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Ella Hickson’s play Oil is composed of five playlets that take place at significant moments in the history of the West’s obsession with oil.  In part three, it is 1970 in Cornwall, at birth of the modern environmental movement. Here is a little historical context about the environmental movement:


The early environmental movement of the 1970s had particularly strong roots in the US, coinciding with the post war era. US Senator Gaylord Nelson was inspired by the Vietnam War protests that were taking place on college campuses beginning in the mid 60’s. Believing that a true positive impact could be made if these same students could galvanize around environmental issues, he worked to establish the first Earth Day, on April 22, 1970. This came after the tragic Santa Barbara oil spill of 1969 received national attention when somewhere between 80 to 100 thousand barrels of crude oil spilled into the Santa Barbara Chanel, resulting in the third largest oil spill in US waters to date. Public outrage against this spill helped to fuel several acts of environmental legislation over the coming years.

Concerns of air and water pollution weren’t unique to America, and at the same time, the UK was seeing significant demands for environmental regulations and reform. The Great London Smog of 1952 and the Torrey Canyon marine oil spill of 1967 shocked many people into action.  The British Trust for Conservation Volunteers, Transport 2000, the Green Alliance, and the PEOPLE Party (the origins of the Green Party) all date from the period of environmental progression from the early 60s to late 70s. On an international level, there was the establishment of WWF, Friends of the Earth, and Greenpeace.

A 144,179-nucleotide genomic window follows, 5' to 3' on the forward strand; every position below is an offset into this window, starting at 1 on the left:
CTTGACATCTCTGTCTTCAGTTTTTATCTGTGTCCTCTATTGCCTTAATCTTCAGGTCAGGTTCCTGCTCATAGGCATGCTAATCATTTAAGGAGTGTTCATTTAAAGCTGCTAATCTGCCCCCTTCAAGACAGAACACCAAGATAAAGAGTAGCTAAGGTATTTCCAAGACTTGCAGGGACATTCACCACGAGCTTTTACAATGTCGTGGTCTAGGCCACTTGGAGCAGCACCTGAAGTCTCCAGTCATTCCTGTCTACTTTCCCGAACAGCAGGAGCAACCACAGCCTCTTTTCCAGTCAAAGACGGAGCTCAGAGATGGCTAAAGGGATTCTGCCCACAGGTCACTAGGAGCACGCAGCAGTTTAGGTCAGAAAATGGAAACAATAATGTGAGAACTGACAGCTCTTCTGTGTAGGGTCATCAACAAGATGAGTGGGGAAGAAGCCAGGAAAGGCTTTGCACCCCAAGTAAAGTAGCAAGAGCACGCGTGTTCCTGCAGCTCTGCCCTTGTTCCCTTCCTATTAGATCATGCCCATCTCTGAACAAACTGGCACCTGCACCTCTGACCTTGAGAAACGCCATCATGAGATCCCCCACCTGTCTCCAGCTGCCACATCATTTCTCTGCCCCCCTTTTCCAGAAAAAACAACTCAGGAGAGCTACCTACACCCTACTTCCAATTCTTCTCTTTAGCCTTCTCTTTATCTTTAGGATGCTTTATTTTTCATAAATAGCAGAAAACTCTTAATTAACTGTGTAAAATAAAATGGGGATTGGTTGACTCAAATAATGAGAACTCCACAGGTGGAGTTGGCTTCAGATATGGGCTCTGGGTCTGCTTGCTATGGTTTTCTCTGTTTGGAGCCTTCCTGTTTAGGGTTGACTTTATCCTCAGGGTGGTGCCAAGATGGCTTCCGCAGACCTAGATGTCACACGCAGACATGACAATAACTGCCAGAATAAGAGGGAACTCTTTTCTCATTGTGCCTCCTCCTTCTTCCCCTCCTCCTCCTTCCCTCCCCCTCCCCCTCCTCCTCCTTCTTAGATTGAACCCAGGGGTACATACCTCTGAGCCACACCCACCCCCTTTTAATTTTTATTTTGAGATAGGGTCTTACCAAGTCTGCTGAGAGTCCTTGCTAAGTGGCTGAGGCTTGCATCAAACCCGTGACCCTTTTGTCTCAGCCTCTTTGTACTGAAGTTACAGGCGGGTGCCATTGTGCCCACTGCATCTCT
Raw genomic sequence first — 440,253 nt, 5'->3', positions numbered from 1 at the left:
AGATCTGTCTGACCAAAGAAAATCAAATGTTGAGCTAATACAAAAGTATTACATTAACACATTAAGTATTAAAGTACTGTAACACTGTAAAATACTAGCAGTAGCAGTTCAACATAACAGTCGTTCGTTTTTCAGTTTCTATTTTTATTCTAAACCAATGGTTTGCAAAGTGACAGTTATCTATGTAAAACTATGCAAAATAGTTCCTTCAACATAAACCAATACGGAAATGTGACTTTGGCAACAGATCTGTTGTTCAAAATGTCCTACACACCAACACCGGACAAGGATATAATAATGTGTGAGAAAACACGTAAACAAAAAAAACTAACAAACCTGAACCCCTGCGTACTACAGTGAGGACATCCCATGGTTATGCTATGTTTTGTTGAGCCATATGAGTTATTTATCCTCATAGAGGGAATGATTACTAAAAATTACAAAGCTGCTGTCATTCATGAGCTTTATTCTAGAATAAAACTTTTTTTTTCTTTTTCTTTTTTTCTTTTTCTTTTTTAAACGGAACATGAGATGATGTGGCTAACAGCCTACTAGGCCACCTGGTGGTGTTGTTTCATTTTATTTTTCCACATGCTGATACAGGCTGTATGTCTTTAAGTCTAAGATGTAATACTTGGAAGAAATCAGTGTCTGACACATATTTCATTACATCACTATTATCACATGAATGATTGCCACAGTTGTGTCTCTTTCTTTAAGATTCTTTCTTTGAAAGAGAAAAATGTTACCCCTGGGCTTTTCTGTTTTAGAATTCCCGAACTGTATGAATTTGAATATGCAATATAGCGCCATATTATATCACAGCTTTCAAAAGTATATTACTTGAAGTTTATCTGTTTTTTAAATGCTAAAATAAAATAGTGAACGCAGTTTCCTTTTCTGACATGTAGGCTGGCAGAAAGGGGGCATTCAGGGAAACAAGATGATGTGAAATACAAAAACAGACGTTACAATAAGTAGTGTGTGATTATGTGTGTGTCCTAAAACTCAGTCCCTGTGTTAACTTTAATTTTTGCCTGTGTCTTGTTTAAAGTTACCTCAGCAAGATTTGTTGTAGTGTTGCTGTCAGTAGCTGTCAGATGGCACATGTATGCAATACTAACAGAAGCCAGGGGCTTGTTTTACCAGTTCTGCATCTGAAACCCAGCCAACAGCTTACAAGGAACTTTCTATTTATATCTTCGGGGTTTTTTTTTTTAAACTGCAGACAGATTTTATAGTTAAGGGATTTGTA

Cornwall, Torrey Canyon Disaster:

The coast of Cornwall was the site of the Torrey Canyon oil spill. This environmental disaster took place on March 18, 1967 when the SS Torrey Canyon -- a super tanker transporting 120,000 tons of crude oil -- struck a rock in Seven Stones Reef.

As this was the first major marine oil spill the world had ever seen, the British government was not sure how to handle the crisis; they responded by setting the wreck on fire to reduce the oil spill. Combine efforts of the Royal Air Force and the Fleet Air Arm dropped a total of 161 bombs and used 44,500 liters of kerosene and 1,500 tons of napalm. There were also attempts to contain and clean the oil spill through use of foam devices and toxic detergents. The efforts to contain and clean the spill only worsened the effects and the results were devastating. 30,000 sea birds were killed and countless marine and intertidal creatures were killed or injured. It took roughly a decade for beaches and surrounding waters to recover.

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